By Mary O’KEEFE
Parents at Holy Redeemer and St. James the Less Catholic Church were surprised to find that their two schools would be merging. St. James would accommodate kindergarten through fourth grade and Holy Redeemer would have students from fifth through eighth grade.
The reason given at a meeting Wednesday night with Father Ed Dover was financial. Due to tough economic times and declining enrollment the schools would have to go to this new system or one would have to be closed down. Dover is the priest for both St. James and Holy Redeemer Catholic churches.
“He just dropped [the change] on us at a meeting last week,” said Holy Redeemer parent Nigel Burns. “It came as a complete shock. No one ever told us the schools were doing so badly.”
That sentiment carried through at Wednesday’s meeting where parents questioned why they weren’t told earlier that the schools were in trouble.
“We may have been able to do something,” Burns said.
He added he had approached Dover earlier with fundraising ideas but had not heard back from him. Burns is an active, involved parent at the school. He is a member of the PTO, the parent organization similar to public school’s PTA, a Cub Scout Master and the debate coach. He also volunteers at the school functions and organized the school’s traffic safety measures. Being so involved in the school he was surprised that neither he nor other parents were consulted about the change.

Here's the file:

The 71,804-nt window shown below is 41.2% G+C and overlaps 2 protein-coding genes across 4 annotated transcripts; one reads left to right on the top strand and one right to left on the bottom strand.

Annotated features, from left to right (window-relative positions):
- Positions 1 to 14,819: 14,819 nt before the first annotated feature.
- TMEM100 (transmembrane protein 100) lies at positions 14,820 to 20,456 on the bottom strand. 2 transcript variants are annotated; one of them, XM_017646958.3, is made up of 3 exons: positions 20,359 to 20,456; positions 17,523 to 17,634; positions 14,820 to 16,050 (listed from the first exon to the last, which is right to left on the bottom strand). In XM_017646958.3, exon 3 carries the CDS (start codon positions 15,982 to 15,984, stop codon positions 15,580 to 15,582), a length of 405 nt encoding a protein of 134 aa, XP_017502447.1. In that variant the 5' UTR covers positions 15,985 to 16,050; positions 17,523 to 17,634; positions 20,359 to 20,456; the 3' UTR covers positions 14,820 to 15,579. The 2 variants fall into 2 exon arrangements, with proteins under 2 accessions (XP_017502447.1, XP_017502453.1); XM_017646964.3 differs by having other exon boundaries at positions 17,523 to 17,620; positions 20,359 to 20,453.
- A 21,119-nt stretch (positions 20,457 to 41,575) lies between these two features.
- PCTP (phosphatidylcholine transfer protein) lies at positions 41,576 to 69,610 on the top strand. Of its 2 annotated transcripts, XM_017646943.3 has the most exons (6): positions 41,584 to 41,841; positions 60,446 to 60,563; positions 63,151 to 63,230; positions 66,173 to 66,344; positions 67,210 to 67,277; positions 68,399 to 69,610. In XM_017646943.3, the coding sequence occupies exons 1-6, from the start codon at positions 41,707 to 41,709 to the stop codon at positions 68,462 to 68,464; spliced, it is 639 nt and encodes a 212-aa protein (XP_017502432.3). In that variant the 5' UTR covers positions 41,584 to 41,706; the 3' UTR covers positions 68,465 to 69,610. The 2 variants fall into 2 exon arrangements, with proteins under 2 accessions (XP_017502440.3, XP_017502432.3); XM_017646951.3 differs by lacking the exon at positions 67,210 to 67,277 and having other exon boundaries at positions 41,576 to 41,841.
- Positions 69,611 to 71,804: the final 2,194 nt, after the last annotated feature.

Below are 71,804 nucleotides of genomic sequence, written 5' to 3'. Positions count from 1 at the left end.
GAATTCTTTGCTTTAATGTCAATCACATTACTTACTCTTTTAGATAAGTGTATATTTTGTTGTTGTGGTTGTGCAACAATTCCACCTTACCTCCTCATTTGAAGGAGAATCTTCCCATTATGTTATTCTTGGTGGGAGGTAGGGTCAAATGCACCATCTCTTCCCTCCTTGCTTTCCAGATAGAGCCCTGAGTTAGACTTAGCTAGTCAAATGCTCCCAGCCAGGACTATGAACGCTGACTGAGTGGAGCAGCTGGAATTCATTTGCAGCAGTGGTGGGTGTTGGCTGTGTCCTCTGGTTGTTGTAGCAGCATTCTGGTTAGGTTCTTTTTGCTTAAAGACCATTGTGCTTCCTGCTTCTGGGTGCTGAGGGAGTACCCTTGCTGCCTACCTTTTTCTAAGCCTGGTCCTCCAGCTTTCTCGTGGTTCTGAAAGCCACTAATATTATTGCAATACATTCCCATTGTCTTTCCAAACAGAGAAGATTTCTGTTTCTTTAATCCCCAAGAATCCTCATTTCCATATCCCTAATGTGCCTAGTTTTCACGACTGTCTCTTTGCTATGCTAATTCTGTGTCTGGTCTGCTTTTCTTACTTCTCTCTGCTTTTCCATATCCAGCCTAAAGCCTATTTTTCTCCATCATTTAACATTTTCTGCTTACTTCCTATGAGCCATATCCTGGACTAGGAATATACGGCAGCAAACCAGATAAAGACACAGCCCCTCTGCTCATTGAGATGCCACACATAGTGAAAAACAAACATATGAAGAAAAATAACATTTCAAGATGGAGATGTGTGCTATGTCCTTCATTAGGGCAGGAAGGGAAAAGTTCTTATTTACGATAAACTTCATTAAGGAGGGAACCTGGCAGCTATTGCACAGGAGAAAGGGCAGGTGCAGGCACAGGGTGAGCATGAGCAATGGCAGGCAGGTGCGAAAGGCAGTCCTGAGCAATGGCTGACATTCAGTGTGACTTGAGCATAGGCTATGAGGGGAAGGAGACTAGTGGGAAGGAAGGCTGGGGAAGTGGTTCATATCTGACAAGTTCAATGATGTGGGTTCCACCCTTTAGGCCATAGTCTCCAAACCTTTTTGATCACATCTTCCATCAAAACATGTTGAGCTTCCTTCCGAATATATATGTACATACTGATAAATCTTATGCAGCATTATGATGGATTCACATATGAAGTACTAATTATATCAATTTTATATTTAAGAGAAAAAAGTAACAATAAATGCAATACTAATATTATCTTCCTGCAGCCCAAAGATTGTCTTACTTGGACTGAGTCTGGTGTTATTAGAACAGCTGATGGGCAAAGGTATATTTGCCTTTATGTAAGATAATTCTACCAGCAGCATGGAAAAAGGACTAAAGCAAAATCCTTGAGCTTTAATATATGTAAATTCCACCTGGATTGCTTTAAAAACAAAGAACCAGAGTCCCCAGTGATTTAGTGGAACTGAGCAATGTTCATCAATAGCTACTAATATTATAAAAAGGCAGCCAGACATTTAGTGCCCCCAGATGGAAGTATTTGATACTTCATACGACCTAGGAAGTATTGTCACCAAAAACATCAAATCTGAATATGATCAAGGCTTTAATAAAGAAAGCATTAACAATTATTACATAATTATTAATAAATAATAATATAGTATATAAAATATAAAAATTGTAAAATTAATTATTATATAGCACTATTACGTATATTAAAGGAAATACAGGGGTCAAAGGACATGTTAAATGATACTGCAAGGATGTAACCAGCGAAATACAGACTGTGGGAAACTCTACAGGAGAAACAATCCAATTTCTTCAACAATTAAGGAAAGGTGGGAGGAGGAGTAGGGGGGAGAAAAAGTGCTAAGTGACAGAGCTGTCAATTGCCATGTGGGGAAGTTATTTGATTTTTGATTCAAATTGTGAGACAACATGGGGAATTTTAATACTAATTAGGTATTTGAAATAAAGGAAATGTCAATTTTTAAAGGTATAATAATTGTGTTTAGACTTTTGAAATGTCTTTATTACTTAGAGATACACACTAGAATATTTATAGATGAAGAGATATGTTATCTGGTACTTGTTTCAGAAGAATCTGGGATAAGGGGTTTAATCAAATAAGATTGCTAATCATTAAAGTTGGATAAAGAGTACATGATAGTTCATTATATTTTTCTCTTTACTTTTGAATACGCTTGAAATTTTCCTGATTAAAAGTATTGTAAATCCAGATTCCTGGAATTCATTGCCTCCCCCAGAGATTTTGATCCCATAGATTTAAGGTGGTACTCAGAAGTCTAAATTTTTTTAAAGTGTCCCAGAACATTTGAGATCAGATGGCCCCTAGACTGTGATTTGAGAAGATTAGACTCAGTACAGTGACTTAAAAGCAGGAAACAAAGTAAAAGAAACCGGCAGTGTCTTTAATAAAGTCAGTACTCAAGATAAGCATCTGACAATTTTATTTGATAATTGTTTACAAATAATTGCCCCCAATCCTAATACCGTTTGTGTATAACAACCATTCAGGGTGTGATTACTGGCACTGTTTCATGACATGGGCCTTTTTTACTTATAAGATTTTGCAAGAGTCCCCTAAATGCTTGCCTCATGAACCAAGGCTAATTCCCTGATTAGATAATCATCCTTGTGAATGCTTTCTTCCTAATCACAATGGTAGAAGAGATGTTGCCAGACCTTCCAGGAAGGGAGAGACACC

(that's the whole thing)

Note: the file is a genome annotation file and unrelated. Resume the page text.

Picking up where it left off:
At the meeting Dover stated the enrollment at St. James was 150 and 170 at Holy Redeemer. By splitting enrollment, it would increase the number of students at both schools and keep them open.
“Teachers will be laid off,” Burns said. He added Holy Redeemer has a good reputation and is academically sound. He worried about the teachers that would be let go.
Burns was also told tuition would be increasing and that the traditional discounts for siblings enrolled at the school would also be discontinued. He added that if the school were in trouble he would like to have had a choice in the solution.